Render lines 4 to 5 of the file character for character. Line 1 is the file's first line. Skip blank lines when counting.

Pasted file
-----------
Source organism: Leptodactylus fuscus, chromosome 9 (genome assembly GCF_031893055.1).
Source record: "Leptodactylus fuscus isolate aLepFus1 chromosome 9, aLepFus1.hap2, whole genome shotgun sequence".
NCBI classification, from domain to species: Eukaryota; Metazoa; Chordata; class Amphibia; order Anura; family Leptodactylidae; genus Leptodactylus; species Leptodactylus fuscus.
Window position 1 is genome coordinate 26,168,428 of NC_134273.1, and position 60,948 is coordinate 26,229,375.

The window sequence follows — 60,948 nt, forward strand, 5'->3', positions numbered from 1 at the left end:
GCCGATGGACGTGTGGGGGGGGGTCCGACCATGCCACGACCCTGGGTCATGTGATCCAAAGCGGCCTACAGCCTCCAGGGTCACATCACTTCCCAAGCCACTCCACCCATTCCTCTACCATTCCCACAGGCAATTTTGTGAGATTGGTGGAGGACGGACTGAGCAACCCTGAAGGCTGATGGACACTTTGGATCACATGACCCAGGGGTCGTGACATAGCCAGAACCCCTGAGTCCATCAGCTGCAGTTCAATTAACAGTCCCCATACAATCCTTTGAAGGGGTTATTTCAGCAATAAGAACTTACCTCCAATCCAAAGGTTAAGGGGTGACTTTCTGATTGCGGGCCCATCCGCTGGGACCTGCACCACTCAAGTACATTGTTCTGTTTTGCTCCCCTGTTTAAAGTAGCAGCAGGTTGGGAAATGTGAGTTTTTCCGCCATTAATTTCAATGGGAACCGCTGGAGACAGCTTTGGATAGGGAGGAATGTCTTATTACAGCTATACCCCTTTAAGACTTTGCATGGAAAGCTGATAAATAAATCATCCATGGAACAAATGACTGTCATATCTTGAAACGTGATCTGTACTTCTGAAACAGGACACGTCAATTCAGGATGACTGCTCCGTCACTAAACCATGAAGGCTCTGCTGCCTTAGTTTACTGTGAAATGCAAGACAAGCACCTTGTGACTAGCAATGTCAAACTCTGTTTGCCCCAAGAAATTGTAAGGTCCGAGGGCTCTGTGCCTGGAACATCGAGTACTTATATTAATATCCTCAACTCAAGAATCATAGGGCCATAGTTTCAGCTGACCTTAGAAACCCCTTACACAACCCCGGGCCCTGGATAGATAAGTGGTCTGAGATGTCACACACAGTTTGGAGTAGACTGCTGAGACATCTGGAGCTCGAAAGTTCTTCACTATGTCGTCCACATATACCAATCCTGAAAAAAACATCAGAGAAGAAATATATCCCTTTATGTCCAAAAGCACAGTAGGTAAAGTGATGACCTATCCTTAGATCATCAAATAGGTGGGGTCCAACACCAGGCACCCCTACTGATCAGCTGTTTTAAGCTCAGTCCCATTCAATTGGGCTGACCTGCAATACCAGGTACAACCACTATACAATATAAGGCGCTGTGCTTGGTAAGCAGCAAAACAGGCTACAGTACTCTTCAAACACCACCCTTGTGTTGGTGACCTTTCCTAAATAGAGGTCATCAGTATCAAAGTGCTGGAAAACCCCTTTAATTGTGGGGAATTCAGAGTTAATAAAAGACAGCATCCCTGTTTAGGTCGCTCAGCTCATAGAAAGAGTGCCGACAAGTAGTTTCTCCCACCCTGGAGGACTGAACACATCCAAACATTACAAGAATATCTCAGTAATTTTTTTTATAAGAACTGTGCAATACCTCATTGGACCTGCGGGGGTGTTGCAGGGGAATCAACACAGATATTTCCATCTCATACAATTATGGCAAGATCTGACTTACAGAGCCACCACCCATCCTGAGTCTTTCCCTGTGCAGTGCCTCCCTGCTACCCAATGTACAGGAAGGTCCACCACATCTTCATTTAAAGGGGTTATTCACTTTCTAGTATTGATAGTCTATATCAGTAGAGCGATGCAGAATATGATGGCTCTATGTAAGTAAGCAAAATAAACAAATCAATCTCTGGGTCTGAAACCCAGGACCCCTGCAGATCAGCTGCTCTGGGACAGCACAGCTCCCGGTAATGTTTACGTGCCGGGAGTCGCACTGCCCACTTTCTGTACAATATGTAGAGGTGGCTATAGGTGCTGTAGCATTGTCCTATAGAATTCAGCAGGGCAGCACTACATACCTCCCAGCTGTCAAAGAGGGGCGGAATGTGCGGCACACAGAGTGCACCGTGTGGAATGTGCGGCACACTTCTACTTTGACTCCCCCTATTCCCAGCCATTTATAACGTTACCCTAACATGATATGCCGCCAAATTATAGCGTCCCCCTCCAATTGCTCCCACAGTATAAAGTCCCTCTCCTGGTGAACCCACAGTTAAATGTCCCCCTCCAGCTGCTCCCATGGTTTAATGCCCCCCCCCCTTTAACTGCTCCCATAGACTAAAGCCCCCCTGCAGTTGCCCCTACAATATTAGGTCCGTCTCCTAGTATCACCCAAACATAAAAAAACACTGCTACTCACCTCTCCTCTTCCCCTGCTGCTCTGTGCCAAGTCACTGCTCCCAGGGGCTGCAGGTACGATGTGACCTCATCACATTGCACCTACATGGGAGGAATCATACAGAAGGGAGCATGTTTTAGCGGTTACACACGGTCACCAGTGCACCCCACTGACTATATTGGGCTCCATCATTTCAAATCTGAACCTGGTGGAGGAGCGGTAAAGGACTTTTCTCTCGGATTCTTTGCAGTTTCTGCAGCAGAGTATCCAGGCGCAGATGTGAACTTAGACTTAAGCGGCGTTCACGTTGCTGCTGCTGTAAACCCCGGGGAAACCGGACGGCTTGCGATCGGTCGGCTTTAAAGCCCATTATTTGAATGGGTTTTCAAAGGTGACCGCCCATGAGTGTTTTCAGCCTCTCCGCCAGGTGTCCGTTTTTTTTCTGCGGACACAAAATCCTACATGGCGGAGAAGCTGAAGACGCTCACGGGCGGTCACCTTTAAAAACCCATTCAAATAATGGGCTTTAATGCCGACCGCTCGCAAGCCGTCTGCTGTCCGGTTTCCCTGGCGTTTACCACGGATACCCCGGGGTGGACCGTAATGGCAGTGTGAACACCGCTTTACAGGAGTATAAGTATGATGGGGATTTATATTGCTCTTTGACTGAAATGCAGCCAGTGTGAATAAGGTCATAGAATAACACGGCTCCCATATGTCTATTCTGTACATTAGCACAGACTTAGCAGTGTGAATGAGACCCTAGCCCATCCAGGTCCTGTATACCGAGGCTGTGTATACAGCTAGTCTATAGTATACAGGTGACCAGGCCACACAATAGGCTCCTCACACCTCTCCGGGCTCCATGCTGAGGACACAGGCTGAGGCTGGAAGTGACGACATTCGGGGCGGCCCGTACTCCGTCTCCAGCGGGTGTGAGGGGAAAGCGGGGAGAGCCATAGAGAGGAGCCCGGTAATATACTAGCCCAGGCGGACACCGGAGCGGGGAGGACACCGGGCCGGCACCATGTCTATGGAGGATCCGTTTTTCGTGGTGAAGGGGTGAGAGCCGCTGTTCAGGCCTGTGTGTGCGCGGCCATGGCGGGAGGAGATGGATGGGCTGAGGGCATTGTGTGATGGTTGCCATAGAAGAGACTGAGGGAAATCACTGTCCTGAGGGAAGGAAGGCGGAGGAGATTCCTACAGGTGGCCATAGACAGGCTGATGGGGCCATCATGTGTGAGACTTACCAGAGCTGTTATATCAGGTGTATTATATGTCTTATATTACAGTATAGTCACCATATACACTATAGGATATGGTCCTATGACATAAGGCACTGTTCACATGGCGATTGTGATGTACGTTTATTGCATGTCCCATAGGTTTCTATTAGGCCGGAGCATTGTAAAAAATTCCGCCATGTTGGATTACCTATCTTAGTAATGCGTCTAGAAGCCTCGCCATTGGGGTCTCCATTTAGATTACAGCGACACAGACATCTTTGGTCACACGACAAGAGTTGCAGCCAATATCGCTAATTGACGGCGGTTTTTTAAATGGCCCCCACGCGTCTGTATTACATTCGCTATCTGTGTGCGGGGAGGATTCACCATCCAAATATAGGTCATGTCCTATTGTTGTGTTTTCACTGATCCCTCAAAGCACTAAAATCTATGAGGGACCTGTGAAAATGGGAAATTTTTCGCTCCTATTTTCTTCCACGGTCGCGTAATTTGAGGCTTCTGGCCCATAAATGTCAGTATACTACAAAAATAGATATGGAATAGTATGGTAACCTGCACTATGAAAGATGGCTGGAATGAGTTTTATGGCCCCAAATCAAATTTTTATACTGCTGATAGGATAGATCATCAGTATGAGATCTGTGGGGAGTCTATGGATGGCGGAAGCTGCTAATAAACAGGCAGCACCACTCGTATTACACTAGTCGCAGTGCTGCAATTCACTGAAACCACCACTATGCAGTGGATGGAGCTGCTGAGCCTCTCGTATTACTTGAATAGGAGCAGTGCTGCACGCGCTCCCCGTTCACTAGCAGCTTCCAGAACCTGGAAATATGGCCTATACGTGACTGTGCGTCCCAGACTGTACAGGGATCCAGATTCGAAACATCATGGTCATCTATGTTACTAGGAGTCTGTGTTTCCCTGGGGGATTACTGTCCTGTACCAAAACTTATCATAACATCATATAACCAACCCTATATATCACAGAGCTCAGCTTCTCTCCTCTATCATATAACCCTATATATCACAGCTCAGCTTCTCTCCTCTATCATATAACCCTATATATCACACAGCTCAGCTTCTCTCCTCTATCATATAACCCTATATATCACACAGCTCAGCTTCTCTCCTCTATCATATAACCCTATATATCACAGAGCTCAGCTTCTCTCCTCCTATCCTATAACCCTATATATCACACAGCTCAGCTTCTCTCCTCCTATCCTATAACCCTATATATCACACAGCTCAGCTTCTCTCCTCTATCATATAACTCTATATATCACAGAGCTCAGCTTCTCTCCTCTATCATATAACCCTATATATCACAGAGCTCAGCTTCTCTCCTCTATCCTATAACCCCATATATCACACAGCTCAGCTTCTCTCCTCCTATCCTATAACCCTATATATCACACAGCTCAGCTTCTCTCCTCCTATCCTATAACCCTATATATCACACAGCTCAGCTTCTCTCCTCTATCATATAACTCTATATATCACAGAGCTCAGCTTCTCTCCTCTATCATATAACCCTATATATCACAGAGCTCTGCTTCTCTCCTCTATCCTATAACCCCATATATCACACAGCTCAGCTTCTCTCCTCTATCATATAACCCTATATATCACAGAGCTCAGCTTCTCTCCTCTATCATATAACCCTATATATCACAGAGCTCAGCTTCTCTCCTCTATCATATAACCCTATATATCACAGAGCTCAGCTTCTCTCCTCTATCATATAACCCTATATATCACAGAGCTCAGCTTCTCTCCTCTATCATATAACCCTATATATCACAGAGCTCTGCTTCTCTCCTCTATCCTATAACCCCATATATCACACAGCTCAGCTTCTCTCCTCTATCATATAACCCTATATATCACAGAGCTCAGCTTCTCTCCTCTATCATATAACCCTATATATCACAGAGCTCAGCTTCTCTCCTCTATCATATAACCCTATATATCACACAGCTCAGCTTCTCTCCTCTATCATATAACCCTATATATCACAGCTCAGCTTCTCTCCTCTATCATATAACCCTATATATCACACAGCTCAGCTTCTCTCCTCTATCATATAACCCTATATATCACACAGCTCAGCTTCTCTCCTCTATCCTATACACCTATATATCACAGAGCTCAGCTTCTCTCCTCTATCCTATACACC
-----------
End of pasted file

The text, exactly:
Window position 1 is genome coordinate 26,168,428 of NC_134273.1, and position 60,948 is coordinate 26,229,375.

The window sequence follows — 60,948 nt, forward strand, 5'->3', positions numbered from 1 at the left end: